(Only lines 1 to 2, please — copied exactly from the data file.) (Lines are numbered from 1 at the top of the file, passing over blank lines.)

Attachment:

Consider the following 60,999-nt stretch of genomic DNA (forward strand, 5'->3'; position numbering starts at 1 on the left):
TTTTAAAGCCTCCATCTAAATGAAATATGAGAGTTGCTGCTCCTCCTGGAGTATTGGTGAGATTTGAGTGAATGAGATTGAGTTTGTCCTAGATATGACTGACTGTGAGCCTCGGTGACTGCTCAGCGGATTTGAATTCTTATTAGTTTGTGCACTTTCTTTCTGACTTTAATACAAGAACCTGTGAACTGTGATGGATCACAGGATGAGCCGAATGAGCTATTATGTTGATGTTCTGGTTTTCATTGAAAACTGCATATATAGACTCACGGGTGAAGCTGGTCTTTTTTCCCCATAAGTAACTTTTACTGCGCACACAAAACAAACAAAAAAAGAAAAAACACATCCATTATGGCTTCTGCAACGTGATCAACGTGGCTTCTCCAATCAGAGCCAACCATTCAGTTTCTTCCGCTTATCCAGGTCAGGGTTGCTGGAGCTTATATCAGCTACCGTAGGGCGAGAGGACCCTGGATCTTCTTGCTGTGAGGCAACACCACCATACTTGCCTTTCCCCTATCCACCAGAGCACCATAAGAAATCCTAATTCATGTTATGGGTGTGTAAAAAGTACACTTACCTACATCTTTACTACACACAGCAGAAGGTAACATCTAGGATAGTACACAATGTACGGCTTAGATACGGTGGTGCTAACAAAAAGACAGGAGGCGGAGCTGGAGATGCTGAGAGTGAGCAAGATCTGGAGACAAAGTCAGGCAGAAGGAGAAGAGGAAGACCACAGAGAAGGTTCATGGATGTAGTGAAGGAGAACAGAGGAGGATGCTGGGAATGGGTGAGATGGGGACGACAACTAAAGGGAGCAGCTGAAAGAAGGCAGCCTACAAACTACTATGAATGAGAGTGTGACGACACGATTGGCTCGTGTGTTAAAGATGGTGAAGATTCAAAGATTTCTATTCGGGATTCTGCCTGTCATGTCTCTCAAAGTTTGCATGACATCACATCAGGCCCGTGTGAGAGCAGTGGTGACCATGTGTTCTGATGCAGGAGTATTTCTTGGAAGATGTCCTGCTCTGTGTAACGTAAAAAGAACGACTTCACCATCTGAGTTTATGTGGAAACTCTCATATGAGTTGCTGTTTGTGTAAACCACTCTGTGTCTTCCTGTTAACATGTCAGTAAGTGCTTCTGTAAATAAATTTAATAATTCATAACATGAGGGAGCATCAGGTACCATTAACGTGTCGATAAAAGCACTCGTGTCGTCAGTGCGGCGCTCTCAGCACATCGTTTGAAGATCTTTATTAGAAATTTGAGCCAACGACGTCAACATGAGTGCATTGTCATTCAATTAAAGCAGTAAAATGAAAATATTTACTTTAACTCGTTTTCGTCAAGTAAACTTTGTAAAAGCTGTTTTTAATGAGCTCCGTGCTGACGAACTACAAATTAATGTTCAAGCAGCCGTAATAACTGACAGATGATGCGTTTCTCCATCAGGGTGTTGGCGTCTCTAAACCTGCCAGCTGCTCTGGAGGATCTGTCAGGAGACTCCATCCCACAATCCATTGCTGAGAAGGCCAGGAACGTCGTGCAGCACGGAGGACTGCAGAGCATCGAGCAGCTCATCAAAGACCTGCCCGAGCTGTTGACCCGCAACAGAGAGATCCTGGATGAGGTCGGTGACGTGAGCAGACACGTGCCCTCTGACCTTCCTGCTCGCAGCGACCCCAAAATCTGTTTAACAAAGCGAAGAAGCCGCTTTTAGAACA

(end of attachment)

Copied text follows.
Consider the following 60,999-nt stretch of genomic DNA (forward strand, 5'->3'; position numbering starts at 1 on the left):
TTTTAAAGCCTCCATCTAAATGAAATATGAGAGTTGCTGCTCCTCCTGGAGTATTGGTGAGATTTGAGTGAATGAGATTGAGTTTGTCCTAGATATGACTGACTGTGAGCCTCGGTGACTGCTCAGCGGATTTGAATTCTTATTAGTTTGTGCACTTTCTTTCTGACTTTAATACAAGAACCTGTGAACTGTGATGGATCACAGGATGAGCCGAATGAGCTATTATGTTGATGTTCTGGTTTTCATTGAAAACTGCATATATAGACTCACGGGTGAAGCTGGTCTTTTTTCCCCATAAGTAACTTTTACTGCGCACACAAAACAAACAAAAAAAGAAAAAACACATCCATTATGGCTTCTGCAACGTGATCAACGTGGCTTCTCCAATCAGAGCCAACCATTCAGTTTCTTCCGCTTATCCAGGTCAGGGTTGCTGGAGCTTATATCAGCTACCGTAGGGCGAGAGGACCCTGGATCTTCTTGCTGTGAGGCAACACCACCATACTTGCCTTTCCCCTATCCACCAGAGCACCATAAGAAATCCTAATTCATGTTATGGGTGTGTAAAAAGTACACTTACCTACATCTTTACTACACACAGCAGAAGGTAACATCTAGGATAGTACACAATGTACGGCTTAGATACGGTGGTGCTAACAAAAAGACAGGAGGCGGAGCTGGAGATGCTGAGAGTGAGCAAGATCTGGAGACAAAGTCAGGCAGAAGGAGAAGAGGAAGACCACAGAGAAGGTTCATGGATGTAGTGAAGGAGAACAGAGGAGGATGCTGGGAATGGGTGAGATGGGGACGACAACTAAAGGGAGCAGCTGAAAGAAGGCAGCCTACAAACTACTATGAATGAGAGTGTGACGACACGATTGGCTCGTGTGTTAAAGATGGTGAAGATTCAAAGATTTCTATTCGGGATTCTGCCTGTCATGTCTCTCAAAGTTTGCATGACATCACATCAGGCCCGTGTGAGAGCAGTGGTGACCATGTGTTCTGATGCAGGAGTATTTCTTGGAAGATGTCCTGCTCTGTGTAACGTAAAAAGAACGACTTCACCATCTGAGTTTATGTGGAAACTCTCATATGAGTTGCTGTTTGTGTAAACCACTCTGTGTCTTCCTGTTAACATGTCAGTAAGTGCTTCTGTAAATAAATTTAATAATTCATAACATGAGGGAGCATCAGGTACCATTAACGTGTCGATAAAAGCACTCGTGTCGTCAGTGCGGCGCTCTCAGCACATCGTTTGAAGATCTTTATTAGAAATTTGAGCCAACGACGTCAACATGAGTGCATTGTCATTCAATTAAAGCAGTAAAATGAAAATATTTACTTTAACTCGTTTTCGTCAAGTAAACTTTGTAAAAGCTGTTTTTAATGAGCTCCGTGCTGACGAACTACAAATTAATGTTCAAGCAGCCGTAATAACTGACAGATGATGCGTTTCTCCATCAGGGTGTTGGCGTCTCTAAACCTGCCAGCTGCTCTGGAGGATCTGTCAGGAGACTCCATCCCACAATCCATTGCTGAGAAGGCCAGGAACGTCGTGCAGCACGGAGGACTGCAGAGCATCGAGCAGCTCATCAAAGACCTGCCCGAGCTGTTGACCCGCAACAGAGAGATCCTGGATGAGGTCGGTGACGTGAGCAGACACGTGCCCTCTGACCTTCCTGCTCGCAGCGACCCCAAAATCTGTTTAACAAAGCGAAGAAGCCGCTTTTAGAACA